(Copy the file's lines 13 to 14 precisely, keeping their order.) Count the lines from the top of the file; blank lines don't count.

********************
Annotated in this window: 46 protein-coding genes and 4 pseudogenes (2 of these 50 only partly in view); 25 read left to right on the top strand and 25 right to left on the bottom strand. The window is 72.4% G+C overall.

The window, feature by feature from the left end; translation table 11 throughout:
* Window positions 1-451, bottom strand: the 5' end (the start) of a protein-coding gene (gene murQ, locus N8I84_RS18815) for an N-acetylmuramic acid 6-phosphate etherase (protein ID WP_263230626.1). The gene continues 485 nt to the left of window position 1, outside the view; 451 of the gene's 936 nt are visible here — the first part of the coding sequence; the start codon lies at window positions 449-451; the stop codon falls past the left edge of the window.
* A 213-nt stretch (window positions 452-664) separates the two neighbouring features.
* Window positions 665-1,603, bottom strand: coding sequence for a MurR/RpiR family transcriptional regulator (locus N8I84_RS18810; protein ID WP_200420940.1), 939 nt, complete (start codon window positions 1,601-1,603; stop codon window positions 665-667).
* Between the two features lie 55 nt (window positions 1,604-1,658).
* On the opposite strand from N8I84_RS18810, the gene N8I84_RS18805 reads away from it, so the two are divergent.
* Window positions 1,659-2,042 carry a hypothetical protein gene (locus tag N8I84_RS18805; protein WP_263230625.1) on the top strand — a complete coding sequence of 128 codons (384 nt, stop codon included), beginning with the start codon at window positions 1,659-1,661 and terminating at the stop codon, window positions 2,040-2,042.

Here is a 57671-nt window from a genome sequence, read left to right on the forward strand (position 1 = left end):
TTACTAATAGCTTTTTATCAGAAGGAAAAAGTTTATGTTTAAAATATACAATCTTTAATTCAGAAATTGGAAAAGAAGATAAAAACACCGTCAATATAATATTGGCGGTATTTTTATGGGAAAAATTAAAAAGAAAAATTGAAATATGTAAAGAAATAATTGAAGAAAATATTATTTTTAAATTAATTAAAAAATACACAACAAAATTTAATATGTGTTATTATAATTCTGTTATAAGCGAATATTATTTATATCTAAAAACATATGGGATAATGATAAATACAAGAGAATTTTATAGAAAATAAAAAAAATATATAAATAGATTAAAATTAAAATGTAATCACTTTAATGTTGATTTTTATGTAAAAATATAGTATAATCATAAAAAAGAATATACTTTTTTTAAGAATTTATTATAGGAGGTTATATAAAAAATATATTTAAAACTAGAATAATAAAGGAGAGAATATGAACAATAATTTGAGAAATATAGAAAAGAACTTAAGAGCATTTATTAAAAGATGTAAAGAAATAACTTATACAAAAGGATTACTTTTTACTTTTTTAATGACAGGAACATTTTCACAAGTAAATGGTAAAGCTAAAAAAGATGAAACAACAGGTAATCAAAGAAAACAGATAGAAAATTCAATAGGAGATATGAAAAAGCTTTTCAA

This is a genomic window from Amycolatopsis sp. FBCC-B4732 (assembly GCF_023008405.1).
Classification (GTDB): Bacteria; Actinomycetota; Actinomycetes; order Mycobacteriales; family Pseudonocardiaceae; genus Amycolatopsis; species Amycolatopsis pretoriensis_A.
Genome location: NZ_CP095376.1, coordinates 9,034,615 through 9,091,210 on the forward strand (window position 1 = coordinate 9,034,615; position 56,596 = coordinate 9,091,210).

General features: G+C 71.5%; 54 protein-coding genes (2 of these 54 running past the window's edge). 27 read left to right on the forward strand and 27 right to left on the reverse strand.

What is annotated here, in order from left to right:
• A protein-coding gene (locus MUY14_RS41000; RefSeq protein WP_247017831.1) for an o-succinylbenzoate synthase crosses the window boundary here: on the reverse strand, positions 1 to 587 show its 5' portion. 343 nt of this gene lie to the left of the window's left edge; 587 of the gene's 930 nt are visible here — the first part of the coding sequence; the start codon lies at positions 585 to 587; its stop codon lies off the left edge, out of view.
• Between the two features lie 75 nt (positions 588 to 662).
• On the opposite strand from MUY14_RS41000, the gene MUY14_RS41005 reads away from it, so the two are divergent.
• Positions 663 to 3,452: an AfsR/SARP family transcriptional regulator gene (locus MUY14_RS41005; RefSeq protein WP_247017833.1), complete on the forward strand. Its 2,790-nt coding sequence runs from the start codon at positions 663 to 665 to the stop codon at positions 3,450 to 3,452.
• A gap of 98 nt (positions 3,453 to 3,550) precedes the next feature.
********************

Genome location: NZ_CP095376.1, coordinates 9,034,615 through 9,091,210 on the forward strand (window position 1 = coordinate 9,034,615; position 56,596 = coordinate 9,091,210).

General features: G+C 71.5%; 54 protein-coding genes (2 of these 54 running past the window's edge). 27 read left to right on the forward strand and 27 right to left on the reverse strand.